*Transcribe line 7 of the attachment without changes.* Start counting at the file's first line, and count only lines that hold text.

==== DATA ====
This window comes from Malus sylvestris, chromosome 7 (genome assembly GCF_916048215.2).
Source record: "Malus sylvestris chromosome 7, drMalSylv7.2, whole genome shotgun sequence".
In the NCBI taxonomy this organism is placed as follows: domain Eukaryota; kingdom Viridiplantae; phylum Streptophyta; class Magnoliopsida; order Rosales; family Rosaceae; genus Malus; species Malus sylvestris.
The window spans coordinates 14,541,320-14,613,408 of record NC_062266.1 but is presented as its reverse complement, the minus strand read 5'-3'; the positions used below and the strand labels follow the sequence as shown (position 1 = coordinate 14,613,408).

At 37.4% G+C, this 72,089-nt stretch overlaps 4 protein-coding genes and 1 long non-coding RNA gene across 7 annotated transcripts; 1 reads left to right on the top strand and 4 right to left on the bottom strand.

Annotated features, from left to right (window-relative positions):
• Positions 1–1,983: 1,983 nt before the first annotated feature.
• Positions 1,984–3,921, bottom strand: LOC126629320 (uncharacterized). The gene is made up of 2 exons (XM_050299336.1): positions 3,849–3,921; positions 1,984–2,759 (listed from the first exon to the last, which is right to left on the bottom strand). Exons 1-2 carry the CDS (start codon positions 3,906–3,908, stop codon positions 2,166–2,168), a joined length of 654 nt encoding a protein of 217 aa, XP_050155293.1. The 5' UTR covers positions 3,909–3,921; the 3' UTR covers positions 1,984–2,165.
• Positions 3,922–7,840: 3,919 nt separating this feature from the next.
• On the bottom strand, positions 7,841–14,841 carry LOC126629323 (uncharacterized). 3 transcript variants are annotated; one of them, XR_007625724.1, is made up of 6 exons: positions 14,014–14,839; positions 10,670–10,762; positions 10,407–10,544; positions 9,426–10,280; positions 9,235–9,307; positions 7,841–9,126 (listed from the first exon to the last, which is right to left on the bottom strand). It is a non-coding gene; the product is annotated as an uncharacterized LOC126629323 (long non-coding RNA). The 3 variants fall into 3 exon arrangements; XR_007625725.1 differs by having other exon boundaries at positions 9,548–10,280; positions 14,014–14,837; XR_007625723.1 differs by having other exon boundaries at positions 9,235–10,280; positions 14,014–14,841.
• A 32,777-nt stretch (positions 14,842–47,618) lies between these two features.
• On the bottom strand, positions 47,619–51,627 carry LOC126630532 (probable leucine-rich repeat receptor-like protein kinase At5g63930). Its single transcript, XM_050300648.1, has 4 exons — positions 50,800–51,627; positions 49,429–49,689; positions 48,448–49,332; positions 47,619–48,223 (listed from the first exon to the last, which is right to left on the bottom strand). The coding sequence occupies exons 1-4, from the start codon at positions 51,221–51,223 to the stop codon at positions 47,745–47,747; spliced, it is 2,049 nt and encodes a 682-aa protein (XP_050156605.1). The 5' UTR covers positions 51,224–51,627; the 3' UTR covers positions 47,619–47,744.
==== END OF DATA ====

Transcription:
• Positions 1–1,983: 1,983 nt before the first annotated feature.